What’s worse: a mayo sandwich or school lunch?

The fact that I used to eat the occasional mayonnaise sandwich – on Wonder Bread – might have something to do with my current cholesterol problem.

Or it might not, as high cholesterol runs rampant in my family.

That said, I’m sure it didn’t help that I truly did eat mayo sandwiches in grade school, then graduated to ‘kosher salami on white with mayo’ in high school (my best friend’s brother was so horrified, he phoned his parents at what the crazy shiksa girl was eating…but that’s another story.)

Now, of course, the thought of a mayo sandwich is truly revolting.

How it wasn’t revolting then is beyond me. But hey, I was a kid. I didn’t know any better. I ate what was there.

Which is why Lunch Wars, by Amy Kalafa, is a must-read for anyone concerned about the food served in our nation’s schools.

Are schools serving up Hellman’s or Miracle Whip sandwiches on Wonder Bread?


But they might as well be, given the poor nutritional value of school lunches.

In Lunch Wars, Ms. Kalafa details the many serious failings in our nation’s school lunch programs.  There are scores of issues with the lunches served in most schools – from the inner city to the wealthiest suburb. “I found equally poor quality food and toxic food environments in both wealthy and poor school districts.”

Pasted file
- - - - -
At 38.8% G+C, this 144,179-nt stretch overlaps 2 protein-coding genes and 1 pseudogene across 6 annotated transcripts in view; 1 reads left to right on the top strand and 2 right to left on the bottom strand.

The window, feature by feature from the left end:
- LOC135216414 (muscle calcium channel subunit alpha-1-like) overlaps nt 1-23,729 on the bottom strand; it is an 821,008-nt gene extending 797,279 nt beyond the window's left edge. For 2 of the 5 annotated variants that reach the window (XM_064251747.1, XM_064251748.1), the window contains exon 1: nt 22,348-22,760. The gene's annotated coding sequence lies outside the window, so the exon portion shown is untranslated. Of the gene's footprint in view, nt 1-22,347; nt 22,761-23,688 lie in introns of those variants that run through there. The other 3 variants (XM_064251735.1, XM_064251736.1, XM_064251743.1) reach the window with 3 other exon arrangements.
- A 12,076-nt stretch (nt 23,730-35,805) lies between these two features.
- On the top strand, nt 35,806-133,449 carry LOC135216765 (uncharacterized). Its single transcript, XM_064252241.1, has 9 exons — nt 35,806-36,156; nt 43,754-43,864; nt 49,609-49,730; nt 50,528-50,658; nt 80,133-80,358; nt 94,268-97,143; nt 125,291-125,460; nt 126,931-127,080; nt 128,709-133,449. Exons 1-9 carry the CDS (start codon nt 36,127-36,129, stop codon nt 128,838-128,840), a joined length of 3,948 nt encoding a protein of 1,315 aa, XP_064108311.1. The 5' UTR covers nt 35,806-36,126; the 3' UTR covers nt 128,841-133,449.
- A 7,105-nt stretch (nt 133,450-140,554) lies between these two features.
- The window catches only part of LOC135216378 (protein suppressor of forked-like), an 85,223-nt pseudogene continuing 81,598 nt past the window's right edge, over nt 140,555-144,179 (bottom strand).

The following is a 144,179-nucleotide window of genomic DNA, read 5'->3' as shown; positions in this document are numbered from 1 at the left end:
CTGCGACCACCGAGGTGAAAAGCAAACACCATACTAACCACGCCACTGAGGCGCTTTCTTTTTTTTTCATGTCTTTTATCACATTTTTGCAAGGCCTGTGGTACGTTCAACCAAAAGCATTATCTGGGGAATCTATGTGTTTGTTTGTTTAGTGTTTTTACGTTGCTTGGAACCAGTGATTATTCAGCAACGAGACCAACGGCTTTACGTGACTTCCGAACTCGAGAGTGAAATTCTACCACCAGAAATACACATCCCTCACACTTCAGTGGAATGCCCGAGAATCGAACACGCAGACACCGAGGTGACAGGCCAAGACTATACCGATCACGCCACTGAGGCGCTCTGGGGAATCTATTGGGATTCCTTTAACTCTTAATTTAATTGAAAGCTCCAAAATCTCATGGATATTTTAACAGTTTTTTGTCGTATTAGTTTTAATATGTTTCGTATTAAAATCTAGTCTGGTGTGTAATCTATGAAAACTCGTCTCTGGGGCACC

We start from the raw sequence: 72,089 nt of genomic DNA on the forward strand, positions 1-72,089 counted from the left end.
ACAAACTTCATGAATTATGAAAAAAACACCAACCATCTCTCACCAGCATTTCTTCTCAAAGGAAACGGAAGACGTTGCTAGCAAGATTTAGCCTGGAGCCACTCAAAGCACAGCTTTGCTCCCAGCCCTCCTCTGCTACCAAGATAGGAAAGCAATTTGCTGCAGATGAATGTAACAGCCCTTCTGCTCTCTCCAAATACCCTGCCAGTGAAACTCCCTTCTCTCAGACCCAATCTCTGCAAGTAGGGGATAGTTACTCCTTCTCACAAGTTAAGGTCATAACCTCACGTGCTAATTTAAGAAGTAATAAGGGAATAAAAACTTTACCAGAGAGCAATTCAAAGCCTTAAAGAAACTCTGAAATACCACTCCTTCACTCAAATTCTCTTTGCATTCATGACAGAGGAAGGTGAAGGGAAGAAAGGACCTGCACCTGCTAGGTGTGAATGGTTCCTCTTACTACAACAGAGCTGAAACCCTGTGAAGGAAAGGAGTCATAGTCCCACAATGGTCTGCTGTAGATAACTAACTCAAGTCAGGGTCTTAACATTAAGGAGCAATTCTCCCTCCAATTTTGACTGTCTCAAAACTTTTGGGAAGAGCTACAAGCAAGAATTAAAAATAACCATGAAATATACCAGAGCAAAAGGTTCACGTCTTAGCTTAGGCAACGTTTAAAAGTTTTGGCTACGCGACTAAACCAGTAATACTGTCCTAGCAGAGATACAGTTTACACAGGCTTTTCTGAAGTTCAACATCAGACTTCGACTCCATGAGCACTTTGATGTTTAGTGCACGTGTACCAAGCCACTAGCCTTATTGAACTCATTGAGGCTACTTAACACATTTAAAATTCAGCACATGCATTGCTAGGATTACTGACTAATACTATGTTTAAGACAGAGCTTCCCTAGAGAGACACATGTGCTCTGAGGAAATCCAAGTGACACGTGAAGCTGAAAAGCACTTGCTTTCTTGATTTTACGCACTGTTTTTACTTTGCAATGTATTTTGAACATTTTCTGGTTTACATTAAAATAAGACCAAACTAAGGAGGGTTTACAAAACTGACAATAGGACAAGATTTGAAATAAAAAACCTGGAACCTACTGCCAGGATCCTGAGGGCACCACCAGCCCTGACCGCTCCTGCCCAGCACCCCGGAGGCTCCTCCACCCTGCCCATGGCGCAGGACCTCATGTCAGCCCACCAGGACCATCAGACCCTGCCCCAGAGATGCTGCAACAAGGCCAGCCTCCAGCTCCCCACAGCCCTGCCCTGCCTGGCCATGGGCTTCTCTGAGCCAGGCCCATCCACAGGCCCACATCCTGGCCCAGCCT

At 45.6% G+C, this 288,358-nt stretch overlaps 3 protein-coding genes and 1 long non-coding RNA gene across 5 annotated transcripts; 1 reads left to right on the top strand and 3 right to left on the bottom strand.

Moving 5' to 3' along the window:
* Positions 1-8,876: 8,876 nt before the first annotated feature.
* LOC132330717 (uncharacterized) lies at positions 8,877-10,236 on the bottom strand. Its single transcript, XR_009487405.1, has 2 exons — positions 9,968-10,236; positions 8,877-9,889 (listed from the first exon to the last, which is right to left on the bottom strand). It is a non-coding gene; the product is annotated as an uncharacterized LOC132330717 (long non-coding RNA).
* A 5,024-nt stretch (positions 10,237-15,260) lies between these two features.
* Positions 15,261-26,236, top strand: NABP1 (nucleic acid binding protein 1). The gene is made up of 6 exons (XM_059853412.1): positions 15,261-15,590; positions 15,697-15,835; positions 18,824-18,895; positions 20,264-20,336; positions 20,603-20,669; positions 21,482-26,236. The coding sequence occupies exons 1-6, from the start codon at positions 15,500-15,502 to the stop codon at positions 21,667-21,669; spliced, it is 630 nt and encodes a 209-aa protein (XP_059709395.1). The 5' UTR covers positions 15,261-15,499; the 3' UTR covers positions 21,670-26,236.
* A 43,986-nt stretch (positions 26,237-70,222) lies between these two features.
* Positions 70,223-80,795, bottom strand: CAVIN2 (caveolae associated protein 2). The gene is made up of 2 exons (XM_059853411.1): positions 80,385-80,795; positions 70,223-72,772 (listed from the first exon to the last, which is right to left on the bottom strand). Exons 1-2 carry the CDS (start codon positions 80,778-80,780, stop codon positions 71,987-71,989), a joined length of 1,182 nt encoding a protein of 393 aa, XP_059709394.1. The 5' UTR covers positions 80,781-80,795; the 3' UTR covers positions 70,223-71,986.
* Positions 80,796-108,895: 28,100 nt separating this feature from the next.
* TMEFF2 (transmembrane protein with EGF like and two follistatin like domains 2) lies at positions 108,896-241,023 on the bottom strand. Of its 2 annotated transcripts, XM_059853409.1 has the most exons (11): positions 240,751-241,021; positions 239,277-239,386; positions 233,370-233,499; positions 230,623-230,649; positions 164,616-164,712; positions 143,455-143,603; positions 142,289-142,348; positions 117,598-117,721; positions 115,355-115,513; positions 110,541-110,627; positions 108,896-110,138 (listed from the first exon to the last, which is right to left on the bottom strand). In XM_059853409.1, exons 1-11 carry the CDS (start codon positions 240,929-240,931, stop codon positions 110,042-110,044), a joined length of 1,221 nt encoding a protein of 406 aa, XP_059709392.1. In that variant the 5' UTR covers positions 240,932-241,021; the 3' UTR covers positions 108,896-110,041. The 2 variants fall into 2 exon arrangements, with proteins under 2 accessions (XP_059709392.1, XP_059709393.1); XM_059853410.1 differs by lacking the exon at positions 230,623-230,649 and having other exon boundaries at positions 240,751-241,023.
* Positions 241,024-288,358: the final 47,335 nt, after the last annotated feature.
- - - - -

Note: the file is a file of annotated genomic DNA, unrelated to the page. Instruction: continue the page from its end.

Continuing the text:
She goes on to say, “I didn’t realize that the school system was actually undermining our family’s healthy food habits until I went to my daughter’s middle school… she had been purchasing Pop-Tarts, Rice Krispie Treats, French fries and soft drinks on a daily basis.”

In Lunch Wars, statistics abound regarding childhood obesity and nutritional failings in our schools:

“By their own assessment, our government determined that American schools are flunking lunch: A 2007 School Nutrition Dietary Assessment concluded that the vast majority of schools in America exceed USDA guidelines for the quantities of saturated fat, total fat and sodium in school lunches.”